(Signed) SPENCER. every day. I saw Sir Sydney Smith one day, in

GRENVILLE. 180%, in the blue rooni, about eleven o'clock in the inorving, which is full two hours before we (No. 5.)-The Deposition of William Cole. ever expected to see company. I asked the ser. I have lived with the Princess of Wales ever vants why they did not let me know that he was since her marriage. Sir Sydney Smith fugt visitthere. The footman intormed me that they lind ed at Montague House about 1802. I have oblet no person in. There was a private door to serred the Princess too familiar with Sir Sydney the Park, by which he might have come iu if he Smith. One day, I think about February in wat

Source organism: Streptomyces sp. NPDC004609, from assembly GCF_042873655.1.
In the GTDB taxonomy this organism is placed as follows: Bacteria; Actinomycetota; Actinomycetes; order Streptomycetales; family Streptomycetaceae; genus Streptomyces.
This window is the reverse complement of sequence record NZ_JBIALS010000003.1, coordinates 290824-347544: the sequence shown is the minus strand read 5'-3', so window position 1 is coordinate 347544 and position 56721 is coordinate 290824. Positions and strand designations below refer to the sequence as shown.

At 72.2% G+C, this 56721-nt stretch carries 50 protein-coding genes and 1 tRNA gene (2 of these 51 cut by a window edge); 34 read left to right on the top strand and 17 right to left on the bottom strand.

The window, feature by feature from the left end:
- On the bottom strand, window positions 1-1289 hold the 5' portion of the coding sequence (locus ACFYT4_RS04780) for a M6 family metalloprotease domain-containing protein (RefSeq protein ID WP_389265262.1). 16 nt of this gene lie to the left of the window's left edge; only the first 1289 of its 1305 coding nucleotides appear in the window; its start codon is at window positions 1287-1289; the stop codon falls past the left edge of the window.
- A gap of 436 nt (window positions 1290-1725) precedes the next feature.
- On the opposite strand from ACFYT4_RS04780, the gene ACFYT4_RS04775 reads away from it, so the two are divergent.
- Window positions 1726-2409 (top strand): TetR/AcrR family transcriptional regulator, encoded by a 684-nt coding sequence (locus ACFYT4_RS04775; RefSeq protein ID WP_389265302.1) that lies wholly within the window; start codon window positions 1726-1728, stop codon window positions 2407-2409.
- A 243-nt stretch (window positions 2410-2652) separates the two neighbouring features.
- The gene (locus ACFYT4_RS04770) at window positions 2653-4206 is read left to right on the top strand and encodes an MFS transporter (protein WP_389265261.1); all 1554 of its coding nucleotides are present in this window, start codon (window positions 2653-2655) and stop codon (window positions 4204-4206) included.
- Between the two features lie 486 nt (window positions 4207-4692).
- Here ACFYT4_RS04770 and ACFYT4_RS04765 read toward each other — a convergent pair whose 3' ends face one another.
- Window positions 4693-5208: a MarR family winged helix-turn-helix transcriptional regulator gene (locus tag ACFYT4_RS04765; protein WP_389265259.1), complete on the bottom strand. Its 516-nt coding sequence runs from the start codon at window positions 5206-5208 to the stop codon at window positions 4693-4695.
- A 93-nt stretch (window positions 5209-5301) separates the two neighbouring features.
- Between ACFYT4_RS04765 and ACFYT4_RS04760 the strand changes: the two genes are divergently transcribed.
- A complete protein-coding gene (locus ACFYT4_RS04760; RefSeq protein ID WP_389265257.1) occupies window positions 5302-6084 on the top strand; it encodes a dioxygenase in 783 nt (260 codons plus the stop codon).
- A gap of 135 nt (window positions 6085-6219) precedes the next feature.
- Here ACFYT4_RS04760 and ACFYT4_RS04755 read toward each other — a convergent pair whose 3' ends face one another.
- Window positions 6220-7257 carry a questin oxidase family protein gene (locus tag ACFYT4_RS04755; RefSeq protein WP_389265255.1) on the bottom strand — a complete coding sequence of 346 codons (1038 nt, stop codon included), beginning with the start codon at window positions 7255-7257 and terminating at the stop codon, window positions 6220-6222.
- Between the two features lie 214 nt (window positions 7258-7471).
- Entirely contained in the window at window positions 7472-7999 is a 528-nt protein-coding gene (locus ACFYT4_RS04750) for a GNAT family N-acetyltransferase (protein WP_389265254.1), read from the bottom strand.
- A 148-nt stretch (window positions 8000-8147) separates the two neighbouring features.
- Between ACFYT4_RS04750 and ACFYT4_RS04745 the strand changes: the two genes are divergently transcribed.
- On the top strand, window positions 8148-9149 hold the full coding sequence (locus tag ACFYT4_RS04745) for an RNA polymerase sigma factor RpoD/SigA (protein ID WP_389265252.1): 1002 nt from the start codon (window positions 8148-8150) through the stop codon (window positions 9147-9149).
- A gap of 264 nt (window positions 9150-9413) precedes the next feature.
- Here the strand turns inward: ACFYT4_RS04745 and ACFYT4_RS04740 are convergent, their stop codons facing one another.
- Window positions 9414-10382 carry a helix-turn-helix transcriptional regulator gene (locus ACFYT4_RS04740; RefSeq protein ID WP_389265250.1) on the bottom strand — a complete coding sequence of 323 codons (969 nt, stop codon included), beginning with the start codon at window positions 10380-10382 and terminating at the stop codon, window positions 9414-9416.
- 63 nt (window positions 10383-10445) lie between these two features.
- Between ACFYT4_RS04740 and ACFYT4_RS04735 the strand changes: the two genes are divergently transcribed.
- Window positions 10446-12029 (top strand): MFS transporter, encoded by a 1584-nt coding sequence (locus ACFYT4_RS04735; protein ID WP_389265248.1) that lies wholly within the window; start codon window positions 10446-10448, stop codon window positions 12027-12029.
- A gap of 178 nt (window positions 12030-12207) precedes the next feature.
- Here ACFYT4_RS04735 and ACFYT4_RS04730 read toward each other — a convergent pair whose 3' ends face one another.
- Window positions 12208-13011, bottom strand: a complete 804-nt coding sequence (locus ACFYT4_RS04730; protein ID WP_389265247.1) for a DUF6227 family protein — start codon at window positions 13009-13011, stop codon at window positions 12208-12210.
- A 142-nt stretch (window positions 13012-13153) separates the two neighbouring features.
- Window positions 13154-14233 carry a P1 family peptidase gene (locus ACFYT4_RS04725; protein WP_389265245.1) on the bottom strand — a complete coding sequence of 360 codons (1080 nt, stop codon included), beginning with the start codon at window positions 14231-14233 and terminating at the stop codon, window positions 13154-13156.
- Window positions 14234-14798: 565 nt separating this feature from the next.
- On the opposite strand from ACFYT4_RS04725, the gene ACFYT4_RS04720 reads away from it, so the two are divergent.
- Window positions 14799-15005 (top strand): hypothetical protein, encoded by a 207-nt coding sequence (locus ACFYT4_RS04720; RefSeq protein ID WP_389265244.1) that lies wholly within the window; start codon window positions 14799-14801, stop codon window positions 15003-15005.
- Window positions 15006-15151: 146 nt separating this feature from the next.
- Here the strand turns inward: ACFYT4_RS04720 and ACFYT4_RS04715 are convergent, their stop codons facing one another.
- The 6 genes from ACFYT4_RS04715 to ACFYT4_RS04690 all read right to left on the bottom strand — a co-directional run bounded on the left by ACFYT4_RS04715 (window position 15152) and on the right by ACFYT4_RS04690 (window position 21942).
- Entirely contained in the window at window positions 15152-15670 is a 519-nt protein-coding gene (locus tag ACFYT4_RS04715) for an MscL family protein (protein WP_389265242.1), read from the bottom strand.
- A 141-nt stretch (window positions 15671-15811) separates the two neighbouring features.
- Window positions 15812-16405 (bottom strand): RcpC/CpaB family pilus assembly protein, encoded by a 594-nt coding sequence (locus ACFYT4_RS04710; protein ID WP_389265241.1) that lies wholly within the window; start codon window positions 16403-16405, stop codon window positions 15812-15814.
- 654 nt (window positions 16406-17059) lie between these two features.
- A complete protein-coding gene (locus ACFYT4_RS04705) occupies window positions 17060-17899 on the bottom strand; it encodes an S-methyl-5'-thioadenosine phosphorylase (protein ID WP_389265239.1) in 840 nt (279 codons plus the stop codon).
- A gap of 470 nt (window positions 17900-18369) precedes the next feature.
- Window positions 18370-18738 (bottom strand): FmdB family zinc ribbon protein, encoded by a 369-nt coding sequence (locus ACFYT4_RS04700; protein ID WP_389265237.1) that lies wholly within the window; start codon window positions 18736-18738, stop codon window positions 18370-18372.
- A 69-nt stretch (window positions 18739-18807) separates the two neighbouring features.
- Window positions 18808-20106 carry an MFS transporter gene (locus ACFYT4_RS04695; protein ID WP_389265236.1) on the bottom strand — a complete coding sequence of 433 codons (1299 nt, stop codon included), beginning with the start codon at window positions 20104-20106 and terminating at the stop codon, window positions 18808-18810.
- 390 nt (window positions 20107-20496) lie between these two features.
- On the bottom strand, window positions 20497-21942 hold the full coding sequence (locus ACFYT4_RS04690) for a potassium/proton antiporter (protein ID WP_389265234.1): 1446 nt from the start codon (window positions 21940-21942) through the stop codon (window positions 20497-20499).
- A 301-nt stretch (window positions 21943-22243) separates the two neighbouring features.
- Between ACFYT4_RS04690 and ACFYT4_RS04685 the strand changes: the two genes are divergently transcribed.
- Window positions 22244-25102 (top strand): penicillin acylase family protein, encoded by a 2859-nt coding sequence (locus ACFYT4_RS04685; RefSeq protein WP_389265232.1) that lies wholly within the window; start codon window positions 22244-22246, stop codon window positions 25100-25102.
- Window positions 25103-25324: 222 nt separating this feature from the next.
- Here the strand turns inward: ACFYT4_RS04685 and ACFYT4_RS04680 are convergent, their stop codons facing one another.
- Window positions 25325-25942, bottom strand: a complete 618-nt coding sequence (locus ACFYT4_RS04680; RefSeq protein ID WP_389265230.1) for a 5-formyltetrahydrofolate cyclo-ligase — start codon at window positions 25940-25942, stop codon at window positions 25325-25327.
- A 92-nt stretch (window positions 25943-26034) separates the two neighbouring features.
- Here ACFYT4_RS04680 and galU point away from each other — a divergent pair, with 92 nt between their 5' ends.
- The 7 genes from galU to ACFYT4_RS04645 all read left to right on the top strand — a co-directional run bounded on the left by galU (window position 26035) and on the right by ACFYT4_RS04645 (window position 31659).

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year, the Princess ordered some sandwiches ; I the mother brought the child back again. Whecarried them into the blue room to her. Sir ther it was a week, ten days, or a fortnight, I Sydney Smith was there; I was surprised to see

cannot say,